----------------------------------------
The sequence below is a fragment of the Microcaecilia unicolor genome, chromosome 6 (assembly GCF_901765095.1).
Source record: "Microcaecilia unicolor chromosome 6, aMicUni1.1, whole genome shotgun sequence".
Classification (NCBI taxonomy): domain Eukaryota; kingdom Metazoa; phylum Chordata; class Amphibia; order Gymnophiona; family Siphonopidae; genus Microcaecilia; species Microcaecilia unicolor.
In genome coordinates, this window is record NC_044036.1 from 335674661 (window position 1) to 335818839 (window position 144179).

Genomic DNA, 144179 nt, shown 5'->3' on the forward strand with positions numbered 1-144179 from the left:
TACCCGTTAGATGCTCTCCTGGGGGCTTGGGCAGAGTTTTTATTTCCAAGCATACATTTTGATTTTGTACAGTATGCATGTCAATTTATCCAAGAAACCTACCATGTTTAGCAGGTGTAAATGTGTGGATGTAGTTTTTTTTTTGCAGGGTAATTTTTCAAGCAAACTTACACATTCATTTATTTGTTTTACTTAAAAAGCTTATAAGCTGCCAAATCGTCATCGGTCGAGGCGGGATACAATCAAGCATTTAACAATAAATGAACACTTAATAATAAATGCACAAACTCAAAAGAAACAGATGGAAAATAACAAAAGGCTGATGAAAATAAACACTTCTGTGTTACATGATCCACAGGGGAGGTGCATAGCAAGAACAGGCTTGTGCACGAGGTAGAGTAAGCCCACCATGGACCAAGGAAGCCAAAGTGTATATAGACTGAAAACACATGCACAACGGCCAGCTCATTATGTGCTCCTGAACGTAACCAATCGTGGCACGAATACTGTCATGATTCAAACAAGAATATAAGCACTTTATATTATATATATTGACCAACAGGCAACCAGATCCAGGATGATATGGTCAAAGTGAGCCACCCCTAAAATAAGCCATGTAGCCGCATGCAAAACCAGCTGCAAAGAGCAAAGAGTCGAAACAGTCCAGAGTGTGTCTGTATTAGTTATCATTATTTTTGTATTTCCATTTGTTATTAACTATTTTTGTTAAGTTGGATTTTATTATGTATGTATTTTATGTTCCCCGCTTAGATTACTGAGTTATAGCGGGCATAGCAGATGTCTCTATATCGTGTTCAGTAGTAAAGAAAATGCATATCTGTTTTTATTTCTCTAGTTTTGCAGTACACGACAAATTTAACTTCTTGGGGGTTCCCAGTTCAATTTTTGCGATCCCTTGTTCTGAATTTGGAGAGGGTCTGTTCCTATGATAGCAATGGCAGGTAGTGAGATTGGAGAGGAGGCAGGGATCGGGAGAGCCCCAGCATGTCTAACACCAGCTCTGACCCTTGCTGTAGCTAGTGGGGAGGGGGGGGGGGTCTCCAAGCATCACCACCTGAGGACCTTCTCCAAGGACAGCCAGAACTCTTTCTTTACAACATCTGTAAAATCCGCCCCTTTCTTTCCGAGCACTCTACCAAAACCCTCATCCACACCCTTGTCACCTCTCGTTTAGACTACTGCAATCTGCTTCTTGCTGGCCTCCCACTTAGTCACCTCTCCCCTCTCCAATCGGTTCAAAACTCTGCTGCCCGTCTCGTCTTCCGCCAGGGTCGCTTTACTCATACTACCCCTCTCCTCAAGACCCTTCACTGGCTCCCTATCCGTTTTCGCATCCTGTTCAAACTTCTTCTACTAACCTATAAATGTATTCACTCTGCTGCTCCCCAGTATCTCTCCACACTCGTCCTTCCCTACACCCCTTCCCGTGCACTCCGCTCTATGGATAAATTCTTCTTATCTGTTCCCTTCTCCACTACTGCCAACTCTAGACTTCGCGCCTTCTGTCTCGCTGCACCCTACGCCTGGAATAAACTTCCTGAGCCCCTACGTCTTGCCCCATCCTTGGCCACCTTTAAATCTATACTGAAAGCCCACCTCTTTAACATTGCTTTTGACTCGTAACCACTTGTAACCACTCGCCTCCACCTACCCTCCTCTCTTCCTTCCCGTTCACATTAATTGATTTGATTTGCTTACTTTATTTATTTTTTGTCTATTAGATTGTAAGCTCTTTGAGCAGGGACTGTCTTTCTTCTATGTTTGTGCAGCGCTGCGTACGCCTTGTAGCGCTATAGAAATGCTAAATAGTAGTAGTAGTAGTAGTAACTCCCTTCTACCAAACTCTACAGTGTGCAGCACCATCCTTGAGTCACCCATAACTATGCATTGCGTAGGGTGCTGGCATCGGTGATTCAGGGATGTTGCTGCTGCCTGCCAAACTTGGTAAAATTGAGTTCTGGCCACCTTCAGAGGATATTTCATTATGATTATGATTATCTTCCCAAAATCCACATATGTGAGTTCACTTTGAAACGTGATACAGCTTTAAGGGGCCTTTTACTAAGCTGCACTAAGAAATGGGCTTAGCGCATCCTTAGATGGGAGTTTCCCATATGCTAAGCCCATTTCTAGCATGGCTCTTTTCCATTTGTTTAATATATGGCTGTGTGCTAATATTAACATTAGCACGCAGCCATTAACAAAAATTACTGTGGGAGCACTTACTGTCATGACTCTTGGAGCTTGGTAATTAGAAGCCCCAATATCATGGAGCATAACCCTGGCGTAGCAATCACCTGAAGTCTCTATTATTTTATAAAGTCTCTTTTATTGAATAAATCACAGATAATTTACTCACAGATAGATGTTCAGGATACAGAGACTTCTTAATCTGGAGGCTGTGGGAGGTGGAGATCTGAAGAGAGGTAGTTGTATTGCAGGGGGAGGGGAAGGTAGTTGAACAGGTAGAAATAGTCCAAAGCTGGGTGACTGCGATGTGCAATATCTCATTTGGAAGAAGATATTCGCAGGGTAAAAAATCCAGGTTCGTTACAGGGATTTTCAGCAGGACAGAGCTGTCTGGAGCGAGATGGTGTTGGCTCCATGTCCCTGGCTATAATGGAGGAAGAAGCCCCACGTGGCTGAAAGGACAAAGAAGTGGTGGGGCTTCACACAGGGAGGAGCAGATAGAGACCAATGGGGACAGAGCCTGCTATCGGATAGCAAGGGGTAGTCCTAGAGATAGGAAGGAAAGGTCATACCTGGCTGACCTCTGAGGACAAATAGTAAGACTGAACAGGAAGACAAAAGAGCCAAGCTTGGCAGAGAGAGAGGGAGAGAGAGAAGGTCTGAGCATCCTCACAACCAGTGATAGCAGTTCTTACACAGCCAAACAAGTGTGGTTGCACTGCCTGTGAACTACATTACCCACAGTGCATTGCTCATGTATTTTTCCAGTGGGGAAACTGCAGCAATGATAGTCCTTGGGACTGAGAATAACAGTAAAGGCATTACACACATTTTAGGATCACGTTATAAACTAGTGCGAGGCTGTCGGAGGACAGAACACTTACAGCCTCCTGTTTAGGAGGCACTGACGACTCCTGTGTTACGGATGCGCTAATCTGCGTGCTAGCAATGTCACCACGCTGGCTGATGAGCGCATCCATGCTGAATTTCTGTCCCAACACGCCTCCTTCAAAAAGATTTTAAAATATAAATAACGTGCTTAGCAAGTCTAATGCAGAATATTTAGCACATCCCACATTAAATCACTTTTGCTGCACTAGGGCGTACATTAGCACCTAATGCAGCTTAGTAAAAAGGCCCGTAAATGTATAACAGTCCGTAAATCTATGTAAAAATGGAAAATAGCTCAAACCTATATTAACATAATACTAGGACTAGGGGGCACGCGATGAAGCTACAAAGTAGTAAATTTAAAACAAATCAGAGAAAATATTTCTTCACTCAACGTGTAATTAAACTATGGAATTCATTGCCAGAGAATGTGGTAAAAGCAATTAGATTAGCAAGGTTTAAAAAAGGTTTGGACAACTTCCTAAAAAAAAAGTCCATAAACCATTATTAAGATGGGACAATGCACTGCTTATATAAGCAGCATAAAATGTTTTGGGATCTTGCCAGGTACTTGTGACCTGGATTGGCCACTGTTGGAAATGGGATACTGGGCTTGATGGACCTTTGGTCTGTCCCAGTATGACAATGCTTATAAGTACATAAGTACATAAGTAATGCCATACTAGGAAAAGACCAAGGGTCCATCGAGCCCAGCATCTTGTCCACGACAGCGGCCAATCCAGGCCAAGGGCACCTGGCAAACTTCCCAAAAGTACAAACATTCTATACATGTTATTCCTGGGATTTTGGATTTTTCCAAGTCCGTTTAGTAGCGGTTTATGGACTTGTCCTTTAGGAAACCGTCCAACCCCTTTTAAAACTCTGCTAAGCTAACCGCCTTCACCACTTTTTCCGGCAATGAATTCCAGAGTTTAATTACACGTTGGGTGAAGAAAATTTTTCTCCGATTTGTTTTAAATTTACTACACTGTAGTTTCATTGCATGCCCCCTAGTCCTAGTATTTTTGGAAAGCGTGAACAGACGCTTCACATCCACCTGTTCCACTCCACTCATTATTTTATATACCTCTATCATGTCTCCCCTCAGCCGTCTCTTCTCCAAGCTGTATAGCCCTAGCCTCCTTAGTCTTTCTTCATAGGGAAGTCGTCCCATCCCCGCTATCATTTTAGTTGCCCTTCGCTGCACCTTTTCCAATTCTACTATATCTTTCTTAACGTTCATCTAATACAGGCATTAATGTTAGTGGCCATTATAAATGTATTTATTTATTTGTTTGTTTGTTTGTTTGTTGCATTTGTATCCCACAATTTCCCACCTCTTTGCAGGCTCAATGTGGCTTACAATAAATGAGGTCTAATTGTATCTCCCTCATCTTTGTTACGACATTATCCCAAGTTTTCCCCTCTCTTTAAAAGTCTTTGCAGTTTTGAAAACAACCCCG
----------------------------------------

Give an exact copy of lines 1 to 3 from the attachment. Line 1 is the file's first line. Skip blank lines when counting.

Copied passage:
The sequence below is a fragment of the Microcaecilia unicolor genome, chromosome 6 (assembly GCF_901765095.1).
Source record: "Microcaecilia unicolor chromosome 6, aMicUni1.1, whole genome shotgun sequence".
Classification (NCBI taxonomy): domain Eukaryota; kingdom Metazoa; phylum Chordata; class Amphibia; order Gymnophiona; family Siphonopidae; genus Microcaecilia; species Microcaecilia unicolor.